“Please Turn Your Cell Phones ON”

“Please Turn Your Cell Phones ON”

Over the weekend I went to an interesting concert called “Please Turn Your Cell Phones ON” by the group IonSound, artists-in-residence at the University of Pittsburgh.  The premise of the concert was to allow listeners to give immediate feedback during the concert through social media (Twitter, Facebook, Instagram- and e-mail) which would then be projected on a screen on the stage for everyone to see.  I thought it sounded like a really cool idea, and I love my social media, so I knew it was something I had to check out.  [You can see the Twitter feed from the concert at #ionsound.]

IonSound Pitt.jpg
Feedback on the concert from social media is projected live onto the screen behind the violinist.

I guess I thought I knew what to expect, but the concert was actually very different from the preconceived idea I had in my head.  The music, while modern, was played like a traditional concert, with the musicians in dark, solid-colored clothes, and the lights in the auditorium turned down.  Initially, it was very difficult to wrap my head around the idea that I could use my cell phone throughout.  (Although it ended up being okay because I could keep my eye on the NCAA selection show! 😉 )

Another factor that contributed to the slightly strange environment was that the concert was in a large auditorium yet there couldn’t have been more than about 25 people there.  Thus even though I was interacting with the musicians and at some points the other attendees, I felt very disconnected from the whole experience.  There were 5 pieces in the concert and it really took until the last two for people to get into participating in the “interactive” component of the night.  The music was fantastic (!), but that’s not the reason I chose to attend this specific concert.  Sadly, that didn’t seem to be the case for everyone there, and that really defeated the purpose for the rest of us.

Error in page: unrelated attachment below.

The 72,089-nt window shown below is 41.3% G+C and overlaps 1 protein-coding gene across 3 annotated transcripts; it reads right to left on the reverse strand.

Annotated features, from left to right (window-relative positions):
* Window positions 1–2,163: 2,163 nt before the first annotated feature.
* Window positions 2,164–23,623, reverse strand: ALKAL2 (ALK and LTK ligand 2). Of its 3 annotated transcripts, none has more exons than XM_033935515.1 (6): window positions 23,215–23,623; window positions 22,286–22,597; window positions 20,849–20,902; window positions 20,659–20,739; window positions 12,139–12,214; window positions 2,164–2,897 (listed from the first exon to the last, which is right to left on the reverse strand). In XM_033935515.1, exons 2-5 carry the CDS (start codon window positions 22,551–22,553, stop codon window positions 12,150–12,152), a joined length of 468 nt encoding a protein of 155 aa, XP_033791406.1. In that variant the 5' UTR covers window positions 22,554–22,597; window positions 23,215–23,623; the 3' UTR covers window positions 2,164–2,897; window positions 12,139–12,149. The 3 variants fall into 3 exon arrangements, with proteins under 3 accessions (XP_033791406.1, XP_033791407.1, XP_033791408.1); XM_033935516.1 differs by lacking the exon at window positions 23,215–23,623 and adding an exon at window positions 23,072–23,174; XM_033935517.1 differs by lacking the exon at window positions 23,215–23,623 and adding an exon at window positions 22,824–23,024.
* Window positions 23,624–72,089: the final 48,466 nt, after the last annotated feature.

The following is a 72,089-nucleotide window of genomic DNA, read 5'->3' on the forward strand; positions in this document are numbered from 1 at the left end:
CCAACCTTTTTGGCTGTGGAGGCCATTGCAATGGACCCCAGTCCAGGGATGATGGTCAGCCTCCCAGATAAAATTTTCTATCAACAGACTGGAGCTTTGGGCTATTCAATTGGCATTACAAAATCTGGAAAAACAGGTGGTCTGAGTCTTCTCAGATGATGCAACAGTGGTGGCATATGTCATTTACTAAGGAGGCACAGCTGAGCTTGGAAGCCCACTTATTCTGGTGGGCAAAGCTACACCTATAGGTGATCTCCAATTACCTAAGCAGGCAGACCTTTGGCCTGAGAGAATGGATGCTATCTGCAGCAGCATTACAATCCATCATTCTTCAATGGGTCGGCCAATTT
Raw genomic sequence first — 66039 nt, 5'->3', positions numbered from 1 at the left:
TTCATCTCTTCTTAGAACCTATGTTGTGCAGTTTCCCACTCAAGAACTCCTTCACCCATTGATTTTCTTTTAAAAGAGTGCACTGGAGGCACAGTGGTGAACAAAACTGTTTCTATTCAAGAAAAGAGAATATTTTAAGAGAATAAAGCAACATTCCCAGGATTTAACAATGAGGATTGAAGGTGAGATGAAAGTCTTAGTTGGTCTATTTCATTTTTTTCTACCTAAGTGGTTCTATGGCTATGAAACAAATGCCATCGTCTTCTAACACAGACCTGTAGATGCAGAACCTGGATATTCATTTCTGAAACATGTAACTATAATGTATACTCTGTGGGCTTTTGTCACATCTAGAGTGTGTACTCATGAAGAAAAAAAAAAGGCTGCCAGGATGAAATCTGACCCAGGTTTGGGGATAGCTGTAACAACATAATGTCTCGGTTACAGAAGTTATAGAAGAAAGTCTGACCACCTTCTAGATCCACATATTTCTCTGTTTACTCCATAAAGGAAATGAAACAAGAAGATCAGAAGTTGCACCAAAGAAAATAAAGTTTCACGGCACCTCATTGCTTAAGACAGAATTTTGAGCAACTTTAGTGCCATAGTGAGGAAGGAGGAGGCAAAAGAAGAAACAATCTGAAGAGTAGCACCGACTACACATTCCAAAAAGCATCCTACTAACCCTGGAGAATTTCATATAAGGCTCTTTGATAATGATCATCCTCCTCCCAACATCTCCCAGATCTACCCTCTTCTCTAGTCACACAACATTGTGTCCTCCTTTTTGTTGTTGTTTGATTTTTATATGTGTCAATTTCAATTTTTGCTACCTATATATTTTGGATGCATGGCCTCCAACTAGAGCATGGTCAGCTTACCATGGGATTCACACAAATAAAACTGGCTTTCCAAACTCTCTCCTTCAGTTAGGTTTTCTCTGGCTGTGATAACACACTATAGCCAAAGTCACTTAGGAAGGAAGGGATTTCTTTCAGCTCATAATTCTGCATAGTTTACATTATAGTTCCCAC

I think an interactive concert is a really fun new idea, but the way this particular one was arranged was unfortunately not conducive to it working out well.  In order for it to work well, more people need to participate, and I think that a smaller, more intimate environment would make everyone more likely to because it would allow people to feel connected- something that cannot happen when people have entire rows to themselves in a large auditorium.  The members of IonSound are great musicians, and chose fantastic pieces to play to their strengths, but unfortunately this concert, in my opinion, did not work out as well as expected.

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7 thoughts on ““Please Turn Your Cell Phones ON”

  1. audience participation is such a crapshoot.. you never know if people are going to react/interact the way you want (typically not!!)
    i think that it would have been more of a success had more people had shown up, but then you’d run the risk of someone being a jerk and ruining the effect by posting typical anonymous-internet comments

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    1. Luckily the posts were moderated in real-time by a staff member in the concert hall. And well-moderated, I might add. I “tested the waters” with a slightly critical post about how I didn’t like the auditorium the concert was in- and it got through! So it really was just censored for crude & inappropriate things, not opinions.

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  2. Really fascinating concept for a concert, a shame to hear it didn’t work out as expected. I, too, would feel ‘wrong’ texting during a concert.. I can’t tell if an intimate atmosphere would make that better or worse for me.

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    1. I think that while social media is one form of connecting with people, when you’re using it surrounded by a bunch of other people it can have the opposite effect by making you feel disconnected from them. So at least for me, I’d rather have a little bit of connection with the other audience members if the goal of the concert is interactive. That’s just my take though. Have you ever been to an unconventional concert before? I’m curious to hear other opinions!

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        1. Their next concert has this as the description: IonSound’s annual presentation of new compositions by University of Pittsburgh’s Graduate Student Composers will take place on Monday, April 14 at 8 p.m., also at the University’s Bellefield Hall Auditorium. Social media will also play an intriguing role for this concert. Not sure what “intriguing role” quite means, but may be fun to check out if you can make it!

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